Parents Sacrifice Holidays, Entertainment and Eating Out for their Children’s Education

Holidays, entertainment and eating out are the most common luxuries sacrificed by 60 per cent of parents to help pay for their child's education, an online poll reveals.

As 264,000 primary and secondary students across South Australia start heading back to school today, an adelaidenow survey on school costs shows that more than half of the 1600 respondents want public education to be free.

Uniting Communities spokesman Mark Henley says this is clearly an indication of the rising cost of living pressure families are under.

"Lower and middle income families are making even further sacrifices than those such as not getting dental care, not able to afford house insurance and are often cutting back on fresh fruit and vegetables," he said.

"It's interesting to ask what are essentials and what are luxuries. Is a week away from home with the family once a year a luxury or something you should be able to expect? What about dental care or superannuation contributions?

"We're not seeing any signs that cost of living pressures are letting up."

New clothes, house maintenance, and gym and/or sporting club membership were other areas where respondents said they had made sacrifices.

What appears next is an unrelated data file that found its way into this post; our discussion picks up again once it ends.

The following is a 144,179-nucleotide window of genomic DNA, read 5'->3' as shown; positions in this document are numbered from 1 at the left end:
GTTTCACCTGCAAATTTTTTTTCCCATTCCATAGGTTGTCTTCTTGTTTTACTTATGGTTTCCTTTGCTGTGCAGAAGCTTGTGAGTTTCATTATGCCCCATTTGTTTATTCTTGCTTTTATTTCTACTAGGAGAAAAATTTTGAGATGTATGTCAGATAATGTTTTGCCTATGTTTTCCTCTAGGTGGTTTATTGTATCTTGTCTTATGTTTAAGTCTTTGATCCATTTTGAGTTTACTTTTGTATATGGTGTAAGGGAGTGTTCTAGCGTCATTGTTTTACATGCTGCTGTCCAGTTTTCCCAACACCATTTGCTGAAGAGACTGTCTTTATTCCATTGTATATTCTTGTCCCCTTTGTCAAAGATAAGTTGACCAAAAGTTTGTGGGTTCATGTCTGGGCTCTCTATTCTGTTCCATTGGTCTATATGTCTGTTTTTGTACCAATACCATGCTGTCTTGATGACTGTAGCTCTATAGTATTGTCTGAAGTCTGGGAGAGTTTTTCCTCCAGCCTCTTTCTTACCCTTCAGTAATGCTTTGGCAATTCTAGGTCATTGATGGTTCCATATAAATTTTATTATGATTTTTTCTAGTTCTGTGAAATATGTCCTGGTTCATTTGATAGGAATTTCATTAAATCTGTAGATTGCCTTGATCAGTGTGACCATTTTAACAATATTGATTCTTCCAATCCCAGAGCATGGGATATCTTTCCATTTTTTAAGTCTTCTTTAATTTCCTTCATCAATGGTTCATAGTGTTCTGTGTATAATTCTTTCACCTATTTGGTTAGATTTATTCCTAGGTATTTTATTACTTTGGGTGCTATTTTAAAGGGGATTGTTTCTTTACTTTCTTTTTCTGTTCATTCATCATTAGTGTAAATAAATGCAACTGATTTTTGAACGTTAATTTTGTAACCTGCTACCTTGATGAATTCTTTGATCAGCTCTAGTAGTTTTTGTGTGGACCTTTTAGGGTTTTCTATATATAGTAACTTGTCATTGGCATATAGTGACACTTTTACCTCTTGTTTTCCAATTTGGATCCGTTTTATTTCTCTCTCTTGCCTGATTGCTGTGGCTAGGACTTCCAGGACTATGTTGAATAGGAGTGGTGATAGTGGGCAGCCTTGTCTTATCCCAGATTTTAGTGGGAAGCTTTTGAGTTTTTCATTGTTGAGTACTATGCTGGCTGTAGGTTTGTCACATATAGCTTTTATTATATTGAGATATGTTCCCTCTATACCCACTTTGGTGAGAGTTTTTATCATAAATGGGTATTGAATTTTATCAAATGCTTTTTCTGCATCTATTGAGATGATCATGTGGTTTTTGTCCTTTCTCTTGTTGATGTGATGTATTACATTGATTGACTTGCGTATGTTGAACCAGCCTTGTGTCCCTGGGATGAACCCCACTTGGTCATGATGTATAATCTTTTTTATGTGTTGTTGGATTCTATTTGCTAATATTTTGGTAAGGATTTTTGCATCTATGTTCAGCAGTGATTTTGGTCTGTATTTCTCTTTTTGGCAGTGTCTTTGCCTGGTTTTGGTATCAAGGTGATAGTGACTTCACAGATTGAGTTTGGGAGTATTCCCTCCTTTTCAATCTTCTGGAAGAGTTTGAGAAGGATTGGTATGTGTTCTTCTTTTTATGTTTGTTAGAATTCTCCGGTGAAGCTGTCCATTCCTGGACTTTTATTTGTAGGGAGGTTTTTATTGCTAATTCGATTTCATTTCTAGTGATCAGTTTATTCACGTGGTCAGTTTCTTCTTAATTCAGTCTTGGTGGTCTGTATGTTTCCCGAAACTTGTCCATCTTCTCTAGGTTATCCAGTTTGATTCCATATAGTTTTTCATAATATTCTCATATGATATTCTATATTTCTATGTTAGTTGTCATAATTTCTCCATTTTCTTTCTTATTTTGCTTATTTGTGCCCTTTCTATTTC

"(I sacrifice) everything. I'm a single mum and have put all three of my kids through private primary schooling. I literally don't/can't do anything," one respondent said.

Another said: "Kids got new clothes and shoes but not us."

Mr Henley said another area where his organisation had noted cutbacks was adult education.

"People's capacity to improve their own skills is being significantly eroded," he said.

They survey also revealed more than half of the respondents did not believe private schools should receive government funding.

Association of Independent Schools of SA executive director Garry Le Duff said the organisation's own national survey showed that the majority of  people believed private schools should get some government funding.

"The overwhelming majority of parents whose children attend non-government schools pay taxes and on the basis of that they should have access to a fair share of the government funding and services for young people who are disadvantaged and have disabilities," he said.

Australian Education Union federal president Angelo Gavrielatos said this highlighted community concern over the underfunding of public schools.

"The Gonski Review found governments are under-investing in education and public schools in particular and resources are not going to the schools and students that need them the most," he said, calling on the state and federal governments to work together. 

Two in five respondents said school hours should be aligned with 9am to 5pm working hours. 

 

By Sheradyn Holderhead

Source: Herald Sun - http://goo.gl/qV58L

 

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